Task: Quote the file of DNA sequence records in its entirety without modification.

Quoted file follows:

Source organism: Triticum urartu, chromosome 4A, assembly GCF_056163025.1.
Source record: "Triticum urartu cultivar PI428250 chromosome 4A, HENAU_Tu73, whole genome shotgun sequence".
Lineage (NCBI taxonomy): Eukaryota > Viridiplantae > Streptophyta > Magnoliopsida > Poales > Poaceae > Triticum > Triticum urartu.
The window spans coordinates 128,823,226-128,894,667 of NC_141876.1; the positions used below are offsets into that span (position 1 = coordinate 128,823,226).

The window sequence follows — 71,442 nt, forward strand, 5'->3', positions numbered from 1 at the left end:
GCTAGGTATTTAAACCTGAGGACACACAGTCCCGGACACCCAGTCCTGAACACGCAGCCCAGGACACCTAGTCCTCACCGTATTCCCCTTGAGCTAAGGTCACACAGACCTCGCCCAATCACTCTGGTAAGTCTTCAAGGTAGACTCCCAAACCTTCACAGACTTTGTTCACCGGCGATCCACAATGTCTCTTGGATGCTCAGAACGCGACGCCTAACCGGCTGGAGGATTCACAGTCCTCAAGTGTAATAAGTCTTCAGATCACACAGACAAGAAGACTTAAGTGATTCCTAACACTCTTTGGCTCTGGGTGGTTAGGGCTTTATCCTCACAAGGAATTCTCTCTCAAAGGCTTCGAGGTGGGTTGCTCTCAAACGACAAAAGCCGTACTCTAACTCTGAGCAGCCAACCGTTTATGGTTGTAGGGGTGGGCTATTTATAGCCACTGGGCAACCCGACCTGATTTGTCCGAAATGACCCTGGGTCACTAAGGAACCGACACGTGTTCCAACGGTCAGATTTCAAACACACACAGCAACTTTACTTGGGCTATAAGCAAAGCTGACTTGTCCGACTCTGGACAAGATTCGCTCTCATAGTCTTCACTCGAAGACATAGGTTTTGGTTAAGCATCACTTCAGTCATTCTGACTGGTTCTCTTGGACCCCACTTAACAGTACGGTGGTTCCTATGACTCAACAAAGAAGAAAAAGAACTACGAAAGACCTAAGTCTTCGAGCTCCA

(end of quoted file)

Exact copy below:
Source organism: Triticum urartu, chromosome 4A, assembly GCF_056163025.1.
Source record: "Triticum urartu cultivar PI428250 chromosome 4A, HENAU_Tu73, whole genome shotgun sequence".
Lineage (NCBI taxonomy): Eukaryota > Viridiplantae > Streptophyta > Magnoliopsida > Poales > Poaceae > Triticum > Triticum urartu.
The window spans coordinates 128,823,226-128,894,667 of NC_141876.1; the positions used below are offsets into that span (position 1 = coordinate 128,823,226).

The window sequence follows — 71,442 nt, forward strand, 5'->3', positions numbered from 1 at the left end:
GCTAGGTATTTAAACCTGAGGACACACAGTCCCGGACACCCAGTCCTGAACACGCAGCCCAGGACACCTAGTCCTCACCGTATTCCCCTTGAGCTAAGGTCACACAGACCTCGCCCAATCACTCTGGTAAGTCTTCAAGGTAGACTCCCAAACCTTCACAGACTTTGTTCACCGGCGATCCACAATGTCTCTTGGATGCTCAGAACGCGACGCCTAACCGGCTGGAGGATTCACAGTCCTCAAGTGTAATAAGTCTTCAGATCACACAGACAAGAAGACTTAAGTGATTCCTAACACTCTTTGGCTCTGGGTGGTTAGGGCTTTATCCTCACAAGGAATTCTCTCTCAAAGGCTTCGAGGTGGGTTGCTCTCAAACGACAAAAGCCGTACTCTAACTCTGAGCAGCCAACCGTTTATGGTTGTAGGGGTGGGCTATTTATAGCCACTGGGCAACCCGACCTGATTTGTCCGAAATGACCCTGGGTCACTAAGGAACCGACACGTGTTCCAACGGTCAGATTTCAAACACACACAGCAACTTTACTTGGGCTATAAGCAAAGCTGACTTGTCCGACTCTGGACAAGATTCGCTCTCATAGTCTTCACTCGAAGACATAGGTTTTGGTTAAGCATCACTTCAGTCATTCTGACTGGTTCTCTTGGACCCCACTTAACAGTACGGTGGTTCCTATGACTCAACAAAGAAGAAAAAGAACTACGAAAGACCTAAGTCTTCGAGCTCCA